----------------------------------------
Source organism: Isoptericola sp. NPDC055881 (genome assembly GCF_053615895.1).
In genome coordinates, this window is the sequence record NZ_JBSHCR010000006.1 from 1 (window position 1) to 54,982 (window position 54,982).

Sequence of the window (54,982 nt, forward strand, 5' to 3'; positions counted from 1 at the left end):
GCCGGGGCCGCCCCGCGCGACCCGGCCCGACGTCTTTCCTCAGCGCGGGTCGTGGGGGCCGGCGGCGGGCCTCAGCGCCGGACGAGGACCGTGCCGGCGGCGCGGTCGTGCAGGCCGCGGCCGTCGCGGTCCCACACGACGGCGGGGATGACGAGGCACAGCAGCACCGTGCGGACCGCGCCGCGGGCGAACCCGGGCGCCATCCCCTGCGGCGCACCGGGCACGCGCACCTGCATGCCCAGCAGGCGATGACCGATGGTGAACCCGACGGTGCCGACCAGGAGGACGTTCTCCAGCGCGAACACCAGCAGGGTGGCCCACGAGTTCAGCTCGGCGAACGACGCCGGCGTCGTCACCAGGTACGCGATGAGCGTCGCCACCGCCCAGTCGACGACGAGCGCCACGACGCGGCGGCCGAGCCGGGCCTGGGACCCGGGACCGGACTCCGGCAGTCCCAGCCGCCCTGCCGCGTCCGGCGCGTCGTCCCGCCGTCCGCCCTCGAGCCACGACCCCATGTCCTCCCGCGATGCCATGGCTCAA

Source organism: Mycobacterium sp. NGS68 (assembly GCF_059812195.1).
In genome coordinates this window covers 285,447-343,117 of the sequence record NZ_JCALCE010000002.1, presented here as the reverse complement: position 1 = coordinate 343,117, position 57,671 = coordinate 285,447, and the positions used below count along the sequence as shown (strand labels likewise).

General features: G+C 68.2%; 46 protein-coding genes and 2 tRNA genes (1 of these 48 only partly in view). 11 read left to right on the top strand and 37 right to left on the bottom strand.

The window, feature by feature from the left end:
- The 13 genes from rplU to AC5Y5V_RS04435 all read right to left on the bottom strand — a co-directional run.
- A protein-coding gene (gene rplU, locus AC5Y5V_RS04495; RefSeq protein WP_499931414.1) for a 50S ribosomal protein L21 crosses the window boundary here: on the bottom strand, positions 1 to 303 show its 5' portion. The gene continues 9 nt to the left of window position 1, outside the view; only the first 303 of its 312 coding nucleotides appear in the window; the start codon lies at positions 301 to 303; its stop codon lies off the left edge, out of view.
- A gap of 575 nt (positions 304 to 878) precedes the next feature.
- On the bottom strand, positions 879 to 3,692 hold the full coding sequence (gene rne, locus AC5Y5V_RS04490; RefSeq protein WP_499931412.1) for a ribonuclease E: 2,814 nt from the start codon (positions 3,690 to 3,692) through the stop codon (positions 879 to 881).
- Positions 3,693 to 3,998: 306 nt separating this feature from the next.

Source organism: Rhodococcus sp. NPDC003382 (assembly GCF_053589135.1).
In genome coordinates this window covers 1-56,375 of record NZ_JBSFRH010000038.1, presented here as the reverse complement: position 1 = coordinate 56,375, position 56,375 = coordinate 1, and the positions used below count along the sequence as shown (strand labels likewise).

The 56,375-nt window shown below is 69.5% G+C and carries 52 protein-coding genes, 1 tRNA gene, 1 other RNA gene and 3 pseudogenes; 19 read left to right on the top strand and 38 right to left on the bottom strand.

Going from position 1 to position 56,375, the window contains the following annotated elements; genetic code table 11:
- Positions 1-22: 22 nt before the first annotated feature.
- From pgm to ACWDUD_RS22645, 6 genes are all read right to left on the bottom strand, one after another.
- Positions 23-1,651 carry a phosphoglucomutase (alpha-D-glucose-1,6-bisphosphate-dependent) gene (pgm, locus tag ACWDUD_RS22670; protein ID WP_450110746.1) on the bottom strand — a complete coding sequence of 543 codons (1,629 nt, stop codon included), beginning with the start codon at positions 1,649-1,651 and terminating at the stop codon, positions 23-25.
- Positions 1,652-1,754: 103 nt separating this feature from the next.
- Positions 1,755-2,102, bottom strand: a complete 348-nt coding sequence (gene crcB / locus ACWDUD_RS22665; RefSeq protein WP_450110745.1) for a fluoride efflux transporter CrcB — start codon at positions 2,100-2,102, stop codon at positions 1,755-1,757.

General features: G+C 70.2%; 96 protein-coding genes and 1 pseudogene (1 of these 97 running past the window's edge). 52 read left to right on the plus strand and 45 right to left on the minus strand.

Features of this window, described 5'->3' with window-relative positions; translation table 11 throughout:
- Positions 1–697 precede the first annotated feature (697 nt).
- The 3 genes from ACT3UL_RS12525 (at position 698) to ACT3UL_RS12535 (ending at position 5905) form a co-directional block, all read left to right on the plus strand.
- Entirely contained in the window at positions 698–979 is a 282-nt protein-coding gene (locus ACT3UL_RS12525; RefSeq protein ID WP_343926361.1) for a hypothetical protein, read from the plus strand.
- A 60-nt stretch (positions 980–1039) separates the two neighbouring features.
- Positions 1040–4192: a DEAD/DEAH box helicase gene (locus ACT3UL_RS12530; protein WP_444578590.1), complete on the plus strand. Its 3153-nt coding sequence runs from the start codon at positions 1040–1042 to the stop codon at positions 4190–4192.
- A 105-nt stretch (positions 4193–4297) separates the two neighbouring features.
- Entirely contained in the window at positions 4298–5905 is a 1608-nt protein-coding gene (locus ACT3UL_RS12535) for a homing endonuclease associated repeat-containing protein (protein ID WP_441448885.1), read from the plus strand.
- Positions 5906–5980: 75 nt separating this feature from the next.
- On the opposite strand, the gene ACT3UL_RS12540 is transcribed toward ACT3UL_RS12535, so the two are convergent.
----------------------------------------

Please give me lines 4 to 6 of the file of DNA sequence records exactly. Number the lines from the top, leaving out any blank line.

GCCGGGGCCGCCCCGCGCGACCCGGCCCGACGTCTTTCCTCAGCGCGGGTCGTGGGGGCCGGCGGCGGGCCTCAGCGCCGGACGAGGACCGTGCCGGCGGCGCGGTCGTGCAGGCCGCGGCCGTCGCGGTCCCACACGACGGCGGGGATGACGAGGCACAGCAGCACCGTGCGGACCGCGCCGCGGGCGAACCCGGGCGCCATCCCCTGCGGCGCACCGGGCACGCGCACCTGCATGCCCAGCAGGCGATGACCGATGGTGAACCCGACGGTGCCGACCAGGAGGACGTTCTCCAGCGCGAACACCAGCAGGGTGGCCCACGAGTTCAGCTCGGCGAACGACGCCGGCGTCGTCACCAGGTACGCGATGAGCGTCGCCACCGCCCAGTCGACGACGAGCGCCACGACGCGGCGGCCGAGCCGGGCCTGGGACCCGGGACCGGACTCCGGCAGTCCCAGCCGCCCTGCCGCGTCCGGCGCGTCGTCCCGCCGTCCGCCCTCGAGCCACGACCCCATGTCCTCCCGCGATGCCATGGCTCAA

Source organism: Mycobacterium sp. NGS68 (assembly GCF_059812195.1).
In genome coordinates this window covers 285,447-343,117 of the sequence record NZ_JCALCE010000002.1, presented here as the reverse complement: position 1 = coordinate 343,117, position 57,671 = coordinate 285,447, and the positions used below count along the sequence as shown (strand labels likewise).